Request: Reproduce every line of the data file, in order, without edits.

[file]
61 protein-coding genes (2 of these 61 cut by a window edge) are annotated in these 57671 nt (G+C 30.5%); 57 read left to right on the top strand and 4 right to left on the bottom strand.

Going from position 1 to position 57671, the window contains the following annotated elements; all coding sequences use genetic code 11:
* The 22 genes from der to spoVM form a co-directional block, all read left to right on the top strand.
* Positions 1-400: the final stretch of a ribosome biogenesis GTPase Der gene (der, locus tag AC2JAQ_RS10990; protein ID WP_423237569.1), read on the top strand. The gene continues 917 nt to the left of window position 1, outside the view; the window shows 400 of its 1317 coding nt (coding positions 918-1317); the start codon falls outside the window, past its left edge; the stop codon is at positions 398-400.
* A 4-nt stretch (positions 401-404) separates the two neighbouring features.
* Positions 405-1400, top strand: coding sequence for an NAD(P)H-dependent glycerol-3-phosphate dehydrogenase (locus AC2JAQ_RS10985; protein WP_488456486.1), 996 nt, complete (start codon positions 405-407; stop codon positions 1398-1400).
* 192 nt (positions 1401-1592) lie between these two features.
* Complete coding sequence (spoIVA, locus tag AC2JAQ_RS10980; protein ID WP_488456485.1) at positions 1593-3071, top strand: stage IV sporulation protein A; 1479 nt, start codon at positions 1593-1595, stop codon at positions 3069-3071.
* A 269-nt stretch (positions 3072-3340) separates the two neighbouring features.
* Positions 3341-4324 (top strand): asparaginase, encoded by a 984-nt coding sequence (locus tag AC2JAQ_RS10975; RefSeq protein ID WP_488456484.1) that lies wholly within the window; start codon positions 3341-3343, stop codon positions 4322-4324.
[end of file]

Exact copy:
61 protein-coding genes (2 of these 61 cut by a window edge) are annotated in these 57671 nt (G+C 30.5%); 57 read left to right on the top strand and 4 right to left on the bottom strand.

Going from position 1 to position 57671, the window contains the following annotated elements; all coding sequences use genetic code 11:
* The 22 genes from der to spoVM form a co-directional block, all read left to right on the top strand.
* Positions 1-400: the final stretch of a ribosome biogenesis GTPase Der gene (der, locus tag AC2JAQ_RS10990; protein ID WP_423237569.1), read on the top strand. The gene continues 917 nt to the left of window position 1, outside the view; the window shows 400 of its 1317 coding nt (coding positions 918-1317); the start codon falls outside the window, past its left edge; the stop codon is at positions 398-400.
* A 4-nt stretch (positions 401-404) separates the two neighbouring features.
* Positions 405-1400, top strand: coding sequence for an NAD(P)H-dependent glycerol-3-phosphate dehydrogenase (locus AC2JAQ_RS10985; protein WP_488456486.1), 996 nt, complete (start codon positions 405-407; stop codon positions 1398-1400).
* 192 nt (positions 1401-1592) lie between these two features.
* Complete coding sequence (spoIVA, locus tag AC2JAQ_RS10980; protein ID WP_488456485.1) at positions 1593-3071, top strand: stage IV sporulation protein A; 1479 nt, start codon at positions 1593-1595, stop codon at positions 3069-3071.
* A 269-nt stretch (positions 3072-3340) separates the two neighbouring features.
* Positions 3341-4324 (top strand): asparaginase, encoded by a 984-nt coding sequence (locus tag AC2JAQ_RS10975; RefSeq protein ID WP_488456484.1) that lies wholly within the window; start codon positions 3341-3343, stop codon positions 4322-4324.